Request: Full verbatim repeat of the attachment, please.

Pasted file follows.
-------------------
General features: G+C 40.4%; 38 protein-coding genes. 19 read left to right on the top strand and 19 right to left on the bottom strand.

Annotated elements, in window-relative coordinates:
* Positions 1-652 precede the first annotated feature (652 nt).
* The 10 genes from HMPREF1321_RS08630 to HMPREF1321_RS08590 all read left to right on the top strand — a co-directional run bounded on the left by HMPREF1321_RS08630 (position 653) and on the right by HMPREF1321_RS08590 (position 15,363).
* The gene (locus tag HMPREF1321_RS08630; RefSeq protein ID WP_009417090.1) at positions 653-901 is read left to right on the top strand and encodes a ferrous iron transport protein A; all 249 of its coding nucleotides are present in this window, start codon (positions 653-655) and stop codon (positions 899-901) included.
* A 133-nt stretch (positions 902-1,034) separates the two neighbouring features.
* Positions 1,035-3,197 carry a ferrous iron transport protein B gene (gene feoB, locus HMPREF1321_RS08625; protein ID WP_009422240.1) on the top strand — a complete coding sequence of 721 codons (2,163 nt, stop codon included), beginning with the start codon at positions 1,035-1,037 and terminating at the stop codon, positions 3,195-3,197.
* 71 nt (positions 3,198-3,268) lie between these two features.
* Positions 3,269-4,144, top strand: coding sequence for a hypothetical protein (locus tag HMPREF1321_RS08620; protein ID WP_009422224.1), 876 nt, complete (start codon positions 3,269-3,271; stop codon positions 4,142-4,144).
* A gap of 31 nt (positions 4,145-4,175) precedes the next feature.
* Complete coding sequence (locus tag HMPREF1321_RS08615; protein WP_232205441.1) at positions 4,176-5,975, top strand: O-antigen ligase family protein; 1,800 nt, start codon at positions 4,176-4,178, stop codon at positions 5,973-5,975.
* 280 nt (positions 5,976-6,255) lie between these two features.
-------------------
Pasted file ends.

General features: G+C 40.4%; 38 protein-coding genes. 19 read left to right on the top strand and 19 right to left on the bottom strand.

Annotated elements, in window-relative coordinates:
* Positions 1-652 precede the first annotated feature (652 nt).
* The 10 genes from HMPREF1321_RS08630 to HMPREF1321_RS08590 all read left to right on the top strand — a co-directional run bounded on the left by HMPREF1321_RS08630 (position 653) and on the right by HMPREF1321_RS08590 (position 15,363).
* The gene (locus tag HMPREF1321_RS08630; RefSeq protein ID WP_009417090.1) at positions 653-901 is read left to right on the top strand and encodes a ferrous iron transport protein A; all 249 of its coding nucleotides are present in this window, start codon (positions 653-655) and stop codon (positions 899-901) included.
* A 133-nt stretch (positions 902-1,034) separates the two neighbouring features.
* Positions 1,035-3,197 carry a ferrous iron transport protein B gene (gene feoB, locus HMPREF1321_RS08625; protein ID WP_009422240.1) on the top strand — a complete coding sequence of 721 codons (2,163 nt, stop codon included), beginning with the start codon at positions 1,035-1,037 and terminating at the stop codon, positions 3,195-3,197.
* 71 nt (positions 3,198-3,268) lie between these two features.
* Positions 3,269-4,144, top strand: coding sequence for a hypothetical protein (locus tag HMPREF1321_RS08620; protein ID WP_009422224.1), 876 nt, complete (start codon positions 3,269-3,271; stop codon positions 4,142-4,144).
* A gap of 31 nt (positions 4,145-4,175) precedes the next feature.
* Complete coding sequence (locus tag HMPREF1321_RS08615; protein WP_232205441.1) at positions 4,176-5,975, top strand: O-antigen ligase family protein; 1,800 nt, start codon at positions 4,176-4,178, stop codon at positions 5,973-5,975.
* 280 nt (positions 5,976-6,255) lie between these two features.